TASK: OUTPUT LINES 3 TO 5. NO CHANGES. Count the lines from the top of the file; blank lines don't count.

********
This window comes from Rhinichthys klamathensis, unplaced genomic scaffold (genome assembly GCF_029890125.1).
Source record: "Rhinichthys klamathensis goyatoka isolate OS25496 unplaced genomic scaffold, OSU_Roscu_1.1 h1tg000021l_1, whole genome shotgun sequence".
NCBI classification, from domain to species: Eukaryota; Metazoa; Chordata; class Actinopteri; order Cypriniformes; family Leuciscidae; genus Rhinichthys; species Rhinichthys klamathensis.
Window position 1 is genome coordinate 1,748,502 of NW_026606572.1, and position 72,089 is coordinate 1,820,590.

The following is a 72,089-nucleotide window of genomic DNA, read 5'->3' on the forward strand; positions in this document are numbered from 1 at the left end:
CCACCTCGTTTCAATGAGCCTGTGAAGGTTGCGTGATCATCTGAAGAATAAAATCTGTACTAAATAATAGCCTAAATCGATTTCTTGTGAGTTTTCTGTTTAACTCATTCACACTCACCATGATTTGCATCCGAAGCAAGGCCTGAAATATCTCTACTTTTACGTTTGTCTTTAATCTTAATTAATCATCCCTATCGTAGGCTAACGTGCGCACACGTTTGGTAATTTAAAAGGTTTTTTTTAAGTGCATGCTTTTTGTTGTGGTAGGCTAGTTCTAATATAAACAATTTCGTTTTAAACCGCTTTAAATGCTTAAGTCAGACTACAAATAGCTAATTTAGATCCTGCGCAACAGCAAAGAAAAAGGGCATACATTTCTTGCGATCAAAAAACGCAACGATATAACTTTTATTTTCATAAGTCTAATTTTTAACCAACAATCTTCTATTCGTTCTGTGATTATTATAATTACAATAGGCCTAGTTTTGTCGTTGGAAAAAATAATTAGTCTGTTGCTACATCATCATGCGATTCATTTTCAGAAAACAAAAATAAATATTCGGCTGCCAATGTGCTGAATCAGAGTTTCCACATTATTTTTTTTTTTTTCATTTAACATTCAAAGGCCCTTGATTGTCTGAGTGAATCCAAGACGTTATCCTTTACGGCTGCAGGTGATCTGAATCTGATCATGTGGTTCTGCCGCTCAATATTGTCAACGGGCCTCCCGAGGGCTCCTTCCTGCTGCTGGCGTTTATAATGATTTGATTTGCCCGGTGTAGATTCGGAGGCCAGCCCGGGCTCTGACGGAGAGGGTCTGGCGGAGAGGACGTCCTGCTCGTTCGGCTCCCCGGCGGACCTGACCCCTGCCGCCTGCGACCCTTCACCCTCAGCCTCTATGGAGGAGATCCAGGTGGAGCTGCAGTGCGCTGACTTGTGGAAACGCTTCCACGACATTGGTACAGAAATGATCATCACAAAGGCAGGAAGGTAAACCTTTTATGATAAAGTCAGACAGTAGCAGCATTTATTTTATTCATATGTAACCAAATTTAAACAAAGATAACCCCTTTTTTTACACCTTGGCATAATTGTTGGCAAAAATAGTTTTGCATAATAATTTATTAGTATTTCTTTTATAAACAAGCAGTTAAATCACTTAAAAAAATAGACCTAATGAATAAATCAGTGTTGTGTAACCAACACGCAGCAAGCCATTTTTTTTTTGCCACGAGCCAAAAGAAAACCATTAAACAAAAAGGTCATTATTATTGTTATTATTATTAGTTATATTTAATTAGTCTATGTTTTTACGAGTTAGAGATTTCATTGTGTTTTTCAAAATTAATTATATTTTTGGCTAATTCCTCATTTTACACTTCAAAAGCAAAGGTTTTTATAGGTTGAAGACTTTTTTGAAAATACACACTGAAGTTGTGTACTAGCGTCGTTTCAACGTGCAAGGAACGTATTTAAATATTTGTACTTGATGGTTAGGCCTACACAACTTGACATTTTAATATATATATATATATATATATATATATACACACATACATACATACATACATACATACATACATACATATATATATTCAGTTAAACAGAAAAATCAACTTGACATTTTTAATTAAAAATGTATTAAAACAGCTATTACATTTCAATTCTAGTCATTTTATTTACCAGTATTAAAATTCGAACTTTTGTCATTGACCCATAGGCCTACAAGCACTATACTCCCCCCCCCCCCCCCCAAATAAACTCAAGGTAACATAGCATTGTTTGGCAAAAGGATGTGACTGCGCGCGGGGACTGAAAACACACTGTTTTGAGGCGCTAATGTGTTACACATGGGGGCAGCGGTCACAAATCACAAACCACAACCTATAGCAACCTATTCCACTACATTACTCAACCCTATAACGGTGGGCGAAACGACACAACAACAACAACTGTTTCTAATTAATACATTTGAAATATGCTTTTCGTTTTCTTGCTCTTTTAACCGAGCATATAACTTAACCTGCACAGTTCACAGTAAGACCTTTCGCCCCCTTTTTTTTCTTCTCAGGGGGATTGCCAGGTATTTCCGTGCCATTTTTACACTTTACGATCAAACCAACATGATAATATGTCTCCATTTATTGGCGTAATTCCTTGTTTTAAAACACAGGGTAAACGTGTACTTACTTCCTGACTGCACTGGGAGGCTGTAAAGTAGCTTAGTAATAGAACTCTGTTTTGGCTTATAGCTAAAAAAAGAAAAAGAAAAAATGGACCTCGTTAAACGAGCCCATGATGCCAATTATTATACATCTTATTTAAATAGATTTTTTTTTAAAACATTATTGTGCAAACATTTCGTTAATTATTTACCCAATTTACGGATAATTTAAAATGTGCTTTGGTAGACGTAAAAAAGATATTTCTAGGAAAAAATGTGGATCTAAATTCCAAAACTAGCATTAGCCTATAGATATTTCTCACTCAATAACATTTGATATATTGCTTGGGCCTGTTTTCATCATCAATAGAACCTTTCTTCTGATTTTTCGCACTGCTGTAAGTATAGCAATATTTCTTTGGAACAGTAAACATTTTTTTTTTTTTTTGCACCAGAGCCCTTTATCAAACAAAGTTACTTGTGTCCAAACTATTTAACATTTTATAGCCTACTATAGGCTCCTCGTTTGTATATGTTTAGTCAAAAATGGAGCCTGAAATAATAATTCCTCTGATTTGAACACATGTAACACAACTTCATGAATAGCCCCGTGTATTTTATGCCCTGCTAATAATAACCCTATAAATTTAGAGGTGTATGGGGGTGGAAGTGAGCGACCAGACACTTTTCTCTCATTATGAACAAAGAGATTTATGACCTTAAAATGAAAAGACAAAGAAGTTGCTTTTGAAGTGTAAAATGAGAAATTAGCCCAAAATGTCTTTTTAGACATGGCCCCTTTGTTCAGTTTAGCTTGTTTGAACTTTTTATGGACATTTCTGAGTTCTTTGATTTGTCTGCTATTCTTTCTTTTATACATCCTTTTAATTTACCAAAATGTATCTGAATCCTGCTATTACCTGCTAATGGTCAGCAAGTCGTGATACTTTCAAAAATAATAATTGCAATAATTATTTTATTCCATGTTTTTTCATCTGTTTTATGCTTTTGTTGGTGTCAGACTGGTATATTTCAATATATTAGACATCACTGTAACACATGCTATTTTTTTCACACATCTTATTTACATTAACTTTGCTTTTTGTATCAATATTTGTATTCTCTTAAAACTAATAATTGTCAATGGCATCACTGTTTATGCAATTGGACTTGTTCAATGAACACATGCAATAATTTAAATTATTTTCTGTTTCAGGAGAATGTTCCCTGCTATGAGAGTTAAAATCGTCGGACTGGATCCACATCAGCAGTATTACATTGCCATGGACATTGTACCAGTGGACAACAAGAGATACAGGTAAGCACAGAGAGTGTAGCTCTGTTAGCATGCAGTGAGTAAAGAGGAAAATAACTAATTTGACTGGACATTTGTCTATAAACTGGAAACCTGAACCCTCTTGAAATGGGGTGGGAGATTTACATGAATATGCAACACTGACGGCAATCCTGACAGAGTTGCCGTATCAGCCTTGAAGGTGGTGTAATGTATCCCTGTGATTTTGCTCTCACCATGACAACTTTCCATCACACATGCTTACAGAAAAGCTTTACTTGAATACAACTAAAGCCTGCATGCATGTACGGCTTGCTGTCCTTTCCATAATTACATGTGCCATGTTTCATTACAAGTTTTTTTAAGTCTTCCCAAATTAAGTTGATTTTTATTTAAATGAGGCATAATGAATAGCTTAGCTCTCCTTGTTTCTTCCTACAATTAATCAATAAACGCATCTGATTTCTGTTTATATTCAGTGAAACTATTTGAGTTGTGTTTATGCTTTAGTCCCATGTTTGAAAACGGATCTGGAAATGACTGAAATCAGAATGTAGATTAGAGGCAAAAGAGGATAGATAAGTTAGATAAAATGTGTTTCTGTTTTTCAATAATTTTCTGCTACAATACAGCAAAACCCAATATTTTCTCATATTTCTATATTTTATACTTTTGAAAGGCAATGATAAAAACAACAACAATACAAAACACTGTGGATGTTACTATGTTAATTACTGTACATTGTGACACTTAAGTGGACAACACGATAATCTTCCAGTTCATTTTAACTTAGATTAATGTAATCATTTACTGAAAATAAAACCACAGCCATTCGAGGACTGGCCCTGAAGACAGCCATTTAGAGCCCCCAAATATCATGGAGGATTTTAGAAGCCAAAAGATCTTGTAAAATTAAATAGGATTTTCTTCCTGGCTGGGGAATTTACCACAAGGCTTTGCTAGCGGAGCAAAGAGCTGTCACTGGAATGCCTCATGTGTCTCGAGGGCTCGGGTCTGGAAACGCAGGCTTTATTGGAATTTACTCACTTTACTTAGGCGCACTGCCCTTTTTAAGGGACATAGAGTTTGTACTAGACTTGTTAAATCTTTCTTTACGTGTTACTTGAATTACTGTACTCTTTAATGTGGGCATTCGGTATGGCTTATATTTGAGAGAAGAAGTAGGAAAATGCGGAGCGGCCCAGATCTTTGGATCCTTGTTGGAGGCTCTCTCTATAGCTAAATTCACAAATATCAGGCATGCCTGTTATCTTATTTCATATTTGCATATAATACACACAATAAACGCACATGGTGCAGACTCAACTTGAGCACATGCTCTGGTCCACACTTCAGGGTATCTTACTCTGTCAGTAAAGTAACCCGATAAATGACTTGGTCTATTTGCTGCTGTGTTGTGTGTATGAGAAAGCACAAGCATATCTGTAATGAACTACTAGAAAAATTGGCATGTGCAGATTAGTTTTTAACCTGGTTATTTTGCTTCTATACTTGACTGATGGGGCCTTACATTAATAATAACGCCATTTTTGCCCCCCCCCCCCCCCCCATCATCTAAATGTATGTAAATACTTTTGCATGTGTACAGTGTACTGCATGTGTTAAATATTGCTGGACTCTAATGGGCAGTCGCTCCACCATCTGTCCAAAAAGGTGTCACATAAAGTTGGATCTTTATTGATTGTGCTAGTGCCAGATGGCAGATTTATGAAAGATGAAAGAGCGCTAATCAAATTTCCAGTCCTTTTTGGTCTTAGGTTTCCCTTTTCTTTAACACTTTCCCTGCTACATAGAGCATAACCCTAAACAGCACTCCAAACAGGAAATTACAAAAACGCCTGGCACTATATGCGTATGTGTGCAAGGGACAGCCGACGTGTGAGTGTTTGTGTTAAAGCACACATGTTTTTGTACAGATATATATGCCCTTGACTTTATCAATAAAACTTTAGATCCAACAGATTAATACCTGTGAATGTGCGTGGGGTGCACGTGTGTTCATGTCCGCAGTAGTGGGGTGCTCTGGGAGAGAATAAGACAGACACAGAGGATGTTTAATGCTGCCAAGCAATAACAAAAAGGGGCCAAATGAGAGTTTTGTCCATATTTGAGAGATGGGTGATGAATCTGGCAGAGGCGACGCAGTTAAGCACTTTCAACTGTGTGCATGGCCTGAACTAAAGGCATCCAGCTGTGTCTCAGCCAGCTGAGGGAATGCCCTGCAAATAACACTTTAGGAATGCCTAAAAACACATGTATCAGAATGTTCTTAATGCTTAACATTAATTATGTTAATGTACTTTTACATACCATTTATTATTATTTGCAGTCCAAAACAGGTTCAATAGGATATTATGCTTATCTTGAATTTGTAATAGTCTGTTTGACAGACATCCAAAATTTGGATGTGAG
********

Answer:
NCBI classification, from domain to species: Eukaryota; Metazoa; Chordata; class Actinopteri; order Cypriniformes; family Leuciscidae; genus Rhinichthys; species Rhinichthys klamathensis.
Window position 1 is genome coordinate 1,748,502 of NW_026606572.1, and position 72,089 is coordinate 1,820,590.

The following is a 72,089-nucleotide window of genomic DNA, read 5'->3' on the forward strand; positions in this document are numbered from 1 at the left end: